It was a computer security story that made headlines around the world, involving the private emails of a woman who could have become Vice President of the United States. And now, it's ended with a young man sent to a federal prison, hundreds of miles from his family home.
David C Kernell, the hacker who broke into Sarah Palin's personal Yahoo email account, is reported to have been sent to jail despite a judge's recommendation that he should not be put behind bars.
In September 2008, Kernell, who went by the internet handle of "Rubico", posted Palin's private emails, her online address book, and family photos on Wikileaks, and bragged that hacking into the vice-presidential candidate's Yahoo account had been child's play.
When Kernell was sentenced last November, Judge Thomas Phillips said that the the son of state democratic representative Mike Kernell should serve his 366 day punishment at a halfway house, describing it as "a sufficient restriction of the defendant's liberty".
BBC News, however, reports that US government officials have intervened, and Kernell has begun serving time at federal correctional institute in Ashland, Kentucky.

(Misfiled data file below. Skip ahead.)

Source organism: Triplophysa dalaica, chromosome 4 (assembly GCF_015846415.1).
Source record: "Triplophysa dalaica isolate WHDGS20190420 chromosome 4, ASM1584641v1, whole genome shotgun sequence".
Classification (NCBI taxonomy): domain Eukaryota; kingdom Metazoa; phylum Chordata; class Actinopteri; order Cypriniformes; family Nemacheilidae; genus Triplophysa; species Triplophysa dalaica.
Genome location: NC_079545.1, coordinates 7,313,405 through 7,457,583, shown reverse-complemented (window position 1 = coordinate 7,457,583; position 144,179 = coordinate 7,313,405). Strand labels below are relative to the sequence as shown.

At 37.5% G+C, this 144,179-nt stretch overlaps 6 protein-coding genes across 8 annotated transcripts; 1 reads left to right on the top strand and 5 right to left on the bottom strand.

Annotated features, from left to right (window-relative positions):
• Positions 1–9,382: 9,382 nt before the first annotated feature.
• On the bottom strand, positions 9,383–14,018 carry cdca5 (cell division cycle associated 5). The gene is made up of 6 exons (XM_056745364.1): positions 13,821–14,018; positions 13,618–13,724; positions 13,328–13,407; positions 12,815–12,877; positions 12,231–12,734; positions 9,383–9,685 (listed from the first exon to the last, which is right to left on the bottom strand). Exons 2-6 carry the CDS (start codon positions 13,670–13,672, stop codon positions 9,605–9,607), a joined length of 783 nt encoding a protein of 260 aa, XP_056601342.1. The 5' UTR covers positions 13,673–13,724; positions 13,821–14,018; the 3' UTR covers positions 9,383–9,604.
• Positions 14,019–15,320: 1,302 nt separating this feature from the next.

That's an institution that's nearly 300 miles away from his family home in Knoxville, Tennessee.
It's a pretty miserable end to a story that has run since the height of Palin's ultimately unsuccessful campaign to become US Vice President. I'm not saying that what Kernell did was right, or that it's excusable - but it's always sad to hear about a young man being punished so severely for his naive antics when there are so many organised, financially-motivated cybercriminals at large.
Palin went on to claim to the court that the email hack paralysed her campaign to become the USA's first female vice president.
Furthermore, Bristol Palin - the daughter of the former Alaskan governor - testified that she was harassed as a result of the security breach.
Sarah Palin's private communications had been exposed because of her lax attitude to securing her email account (a problem she shares with Paris Hilton, as demonstrated in the video below, which I made at the time of the email breach).
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Palin's mistake was to choose a very dumb (and easy-to-guess) password reminder. That's a faux pas that many have made in the past, making it easier for hackers to break into systems.
Make sure you don't make the same mistakes as David Kernell and Sarah Palin. Don't access computers and accounts that don't belong to you, and show greater care over your online security.